16. Tom

    Feb 7, 2016 at 11:17 am

    The last paragraph of the article nails it.

  17. Steve

    Feb 7, 2016 at 10:58 am

    This why most golfer’s don’t improve with lessons, they get fed up with the process and go back to their flawed swing. A teacher might show them they are coming over the top, for example and show them a way to improve their clubpath. They try and try the new way and see no improvement, so they go back to the old swing. Problem is all the old swing compensations are still there and must go away to support the new swing. Which is a process most dont have time or patience to deal with

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Instruction

WATCH: What to do when you’re short sided

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Top-100 instructor Tom Stickney shows you how to avoid compounding a mistake when you’ve missed the ball on the wrong side of the green.

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Why flaring your left foot out at address could be a big mistake

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In his book “Ben Hogan’s Five Lessons: The Modern Fundamentals of Golf,” published in 1957, Ben Hogan recommended that golfers position their right foot at a 90-degree angle to the target line, and then position their left-foot a quarter of a turn outward at a 15-degree angle (Note: He was writing for right-handed golfers). The purpose of the left-foot foot position was to assist in the “clearing of the left hip,” which Hogan believed started his downswing.

Through this Hogan instruction book and the others he wrote through the years, there four categories that defined his advice;

  1. He accurately described what was occurring in his swing.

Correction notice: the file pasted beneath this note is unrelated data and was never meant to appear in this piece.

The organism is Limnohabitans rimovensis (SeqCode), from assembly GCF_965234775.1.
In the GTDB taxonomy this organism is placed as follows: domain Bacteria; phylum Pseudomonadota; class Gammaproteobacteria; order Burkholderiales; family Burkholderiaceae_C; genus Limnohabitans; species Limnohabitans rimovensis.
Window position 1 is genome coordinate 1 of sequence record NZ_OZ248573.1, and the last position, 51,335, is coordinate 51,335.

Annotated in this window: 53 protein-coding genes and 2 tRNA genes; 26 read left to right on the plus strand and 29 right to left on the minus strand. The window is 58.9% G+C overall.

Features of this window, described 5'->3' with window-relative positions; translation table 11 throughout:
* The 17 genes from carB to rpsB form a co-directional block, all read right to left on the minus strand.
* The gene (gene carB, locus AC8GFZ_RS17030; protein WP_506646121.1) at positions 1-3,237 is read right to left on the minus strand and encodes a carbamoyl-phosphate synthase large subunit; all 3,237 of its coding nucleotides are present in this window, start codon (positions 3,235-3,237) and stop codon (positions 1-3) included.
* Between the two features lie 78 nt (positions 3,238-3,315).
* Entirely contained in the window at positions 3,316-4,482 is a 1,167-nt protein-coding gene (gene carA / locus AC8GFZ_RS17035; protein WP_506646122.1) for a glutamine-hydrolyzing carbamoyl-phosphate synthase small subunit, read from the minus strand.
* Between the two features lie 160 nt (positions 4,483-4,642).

2. He described a phantom move that never occurred.
  3. He described something that occurred but to a lesser degree than indicated.
  4. He inaccurately described what was happening in his swing.

As evidenced by today’s modern video, Hogan did not open up his left hip immediately as he described. This piece of advice would fall into the fourth category listed above — he inaccurately described what was happening in his swing. In reality, the first move in his downswing was a 10-12 inch shift of his left hip forward toward the target before his left hip ever turned open.

SPINNING OUT

Those amateur golfers who strictly adopted his philosophy, opening the left hip immediately, ended up“spinning out” and never getting to their left foot. The spin-out was made even worse by the 15-degree angle of the left foot Hogan offered. That said, based on Hogan’s stature in the golf world, his advice regarding the positioning of the feet was treated as if it were gospel and adopted by both players and teachers. Since that time his hip action has been debated, but the positioning of the left foot has remained unquestioned — until today.